During this Amrit Kal, the leaders should sit at a lonely place amidst serene ambience and ponder over who is responsible besides the causes, if they think that the Indian democracy has not matured. The leaders cannot just put the blame on the people for they should remember the maxim, “Yatha Raja Tatha Praja” (As the rulers, so the people).
If the rulers in last 75 years did not mature, how can democracy mature? Elections in India are mostly based on polarisation of votes based on caste, religion, money power and muscle power. Successive governments and political parties and the top leaders, who are giving sermons about clean government, federalism, increased pace of development and are criticising nepotism, corruption and Parivarvad, need to answer why they failed to curb corruption in the country. Why are they still playing caste card during elections?
It is not enough if the topmost boss of the political executive is clean or honest. What about the system? Is it at least 50 percent corruption-free? Certainly not. Even digitalisation of many services has failed to reduce corruption. Kickbacks in many projects continue to be an accepted norm and still during elections, every party and leaders talk of clean government and corruption free services. It is just like a cat which closes its eyes while drinking milk and thinks that no one is observing it.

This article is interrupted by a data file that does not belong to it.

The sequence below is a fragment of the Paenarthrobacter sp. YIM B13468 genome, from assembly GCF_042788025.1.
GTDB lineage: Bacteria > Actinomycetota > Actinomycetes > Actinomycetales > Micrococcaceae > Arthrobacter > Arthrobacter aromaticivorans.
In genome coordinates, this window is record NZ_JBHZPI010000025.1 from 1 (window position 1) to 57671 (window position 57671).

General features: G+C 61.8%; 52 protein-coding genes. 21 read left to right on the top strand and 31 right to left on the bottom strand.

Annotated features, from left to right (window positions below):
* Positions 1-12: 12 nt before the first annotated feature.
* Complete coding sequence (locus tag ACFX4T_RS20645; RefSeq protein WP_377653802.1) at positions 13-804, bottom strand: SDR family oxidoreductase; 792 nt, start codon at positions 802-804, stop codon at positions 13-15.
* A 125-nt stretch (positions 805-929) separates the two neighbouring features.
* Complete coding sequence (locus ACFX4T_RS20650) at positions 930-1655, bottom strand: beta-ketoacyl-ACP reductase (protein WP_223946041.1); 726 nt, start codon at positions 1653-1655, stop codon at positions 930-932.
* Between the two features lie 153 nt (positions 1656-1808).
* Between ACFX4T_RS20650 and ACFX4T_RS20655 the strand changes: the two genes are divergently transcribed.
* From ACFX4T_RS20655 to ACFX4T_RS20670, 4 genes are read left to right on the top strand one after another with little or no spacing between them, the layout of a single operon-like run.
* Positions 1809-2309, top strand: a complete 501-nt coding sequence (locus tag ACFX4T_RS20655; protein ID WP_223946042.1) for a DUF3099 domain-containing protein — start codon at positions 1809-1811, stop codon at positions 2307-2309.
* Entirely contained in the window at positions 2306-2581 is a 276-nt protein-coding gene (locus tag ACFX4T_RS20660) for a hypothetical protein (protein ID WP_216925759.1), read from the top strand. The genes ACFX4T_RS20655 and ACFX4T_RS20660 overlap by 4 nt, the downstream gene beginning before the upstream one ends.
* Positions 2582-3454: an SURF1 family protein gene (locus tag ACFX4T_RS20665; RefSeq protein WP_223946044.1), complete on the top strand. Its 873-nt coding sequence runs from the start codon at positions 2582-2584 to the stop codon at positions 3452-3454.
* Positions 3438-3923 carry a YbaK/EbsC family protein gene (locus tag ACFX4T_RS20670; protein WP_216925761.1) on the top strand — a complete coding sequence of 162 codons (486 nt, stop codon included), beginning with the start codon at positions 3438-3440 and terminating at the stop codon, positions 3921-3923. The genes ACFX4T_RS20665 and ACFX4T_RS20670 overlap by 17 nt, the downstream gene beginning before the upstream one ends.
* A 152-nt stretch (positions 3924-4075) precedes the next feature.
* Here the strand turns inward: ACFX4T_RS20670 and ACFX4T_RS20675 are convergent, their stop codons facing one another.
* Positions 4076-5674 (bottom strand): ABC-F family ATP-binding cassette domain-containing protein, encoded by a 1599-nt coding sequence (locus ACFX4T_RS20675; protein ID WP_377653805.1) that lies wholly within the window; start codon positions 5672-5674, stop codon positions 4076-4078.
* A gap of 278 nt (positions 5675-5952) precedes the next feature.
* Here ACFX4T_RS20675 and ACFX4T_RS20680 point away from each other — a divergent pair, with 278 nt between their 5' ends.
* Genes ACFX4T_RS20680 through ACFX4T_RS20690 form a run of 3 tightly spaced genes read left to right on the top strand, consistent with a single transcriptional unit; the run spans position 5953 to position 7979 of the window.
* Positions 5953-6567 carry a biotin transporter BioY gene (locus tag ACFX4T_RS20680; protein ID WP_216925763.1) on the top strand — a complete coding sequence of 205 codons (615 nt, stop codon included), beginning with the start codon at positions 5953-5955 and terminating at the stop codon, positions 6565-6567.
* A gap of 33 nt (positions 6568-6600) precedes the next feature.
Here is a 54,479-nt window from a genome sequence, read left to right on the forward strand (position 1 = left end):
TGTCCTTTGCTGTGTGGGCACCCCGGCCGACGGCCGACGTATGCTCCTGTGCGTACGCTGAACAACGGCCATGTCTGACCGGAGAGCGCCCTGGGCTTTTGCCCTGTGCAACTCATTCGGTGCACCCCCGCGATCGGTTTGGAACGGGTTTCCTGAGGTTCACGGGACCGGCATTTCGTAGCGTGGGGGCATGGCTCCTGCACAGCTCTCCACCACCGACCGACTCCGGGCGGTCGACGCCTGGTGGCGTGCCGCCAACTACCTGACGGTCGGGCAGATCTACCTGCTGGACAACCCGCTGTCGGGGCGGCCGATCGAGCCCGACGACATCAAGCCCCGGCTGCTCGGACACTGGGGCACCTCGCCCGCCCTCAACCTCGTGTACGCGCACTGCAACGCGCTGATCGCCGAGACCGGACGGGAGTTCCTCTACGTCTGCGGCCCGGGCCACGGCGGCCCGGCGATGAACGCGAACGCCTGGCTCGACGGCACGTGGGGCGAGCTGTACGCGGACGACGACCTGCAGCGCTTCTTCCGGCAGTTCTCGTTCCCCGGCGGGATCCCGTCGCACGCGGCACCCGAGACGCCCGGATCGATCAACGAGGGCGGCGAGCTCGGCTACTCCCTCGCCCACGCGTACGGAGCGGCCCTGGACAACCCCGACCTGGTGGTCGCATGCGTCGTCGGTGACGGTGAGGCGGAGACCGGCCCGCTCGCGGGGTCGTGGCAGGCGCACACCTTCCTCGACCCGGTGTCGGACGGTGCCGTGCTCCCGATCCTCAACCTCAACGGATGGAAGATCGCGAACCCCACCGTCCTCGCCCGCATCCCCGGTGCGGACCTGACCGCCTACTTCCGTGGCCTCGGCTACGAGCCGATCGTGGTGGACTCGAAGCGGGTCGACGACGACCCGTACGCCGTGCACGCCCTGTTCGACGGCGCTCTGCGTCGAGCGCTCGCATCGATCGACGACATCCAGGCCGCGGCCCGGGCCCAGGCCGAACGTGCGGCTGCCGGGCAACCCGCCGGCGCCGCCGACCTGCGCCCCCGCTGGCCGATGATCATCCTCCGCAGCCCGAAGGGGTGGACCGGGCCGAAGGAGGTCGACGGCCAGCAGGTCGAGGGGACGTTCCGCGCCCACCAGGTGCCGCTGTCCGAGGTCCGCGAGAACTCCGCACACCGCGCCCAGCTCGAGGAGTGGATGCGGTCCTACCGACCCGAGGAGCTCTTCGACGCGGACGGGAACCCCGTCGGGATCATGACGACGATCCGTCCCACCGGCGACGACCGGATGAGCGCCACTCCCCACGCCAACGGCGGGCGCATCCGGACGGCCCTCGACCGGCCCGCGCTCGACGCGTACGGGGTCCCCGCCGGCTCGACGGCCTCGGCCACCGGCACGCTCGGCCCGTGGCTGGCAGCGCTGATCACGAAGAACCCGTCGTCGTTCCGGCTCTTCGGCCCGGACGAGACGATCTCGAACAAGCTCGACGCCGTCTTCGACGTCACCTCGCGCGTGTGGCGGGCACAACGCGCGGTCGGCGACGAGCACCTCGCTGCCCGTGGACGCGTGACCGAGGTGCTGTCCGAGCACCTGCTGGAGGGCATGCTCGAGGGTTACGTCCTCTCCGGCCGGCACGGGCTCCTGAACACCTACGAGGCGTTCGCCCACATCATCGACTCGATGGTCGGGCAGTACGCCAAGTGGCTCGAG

If one wants to get correction carried in birth certificate in the global city of Hyderabad there are agents who surround you and demand Rs 4k for a work that costs Rs 150. If you refuse, your work will get inordinately denied. In Rajasthan, we have seen ED officials getting caught for taking bribe. There are allegations of corruption against some of the top leaders including Delhi Chief Minister and some former MPs in the alleged Delhi liquor scam. There are also allegations against some CMs against whom several cases are pending in courts for about a decade and a half with no significant progress.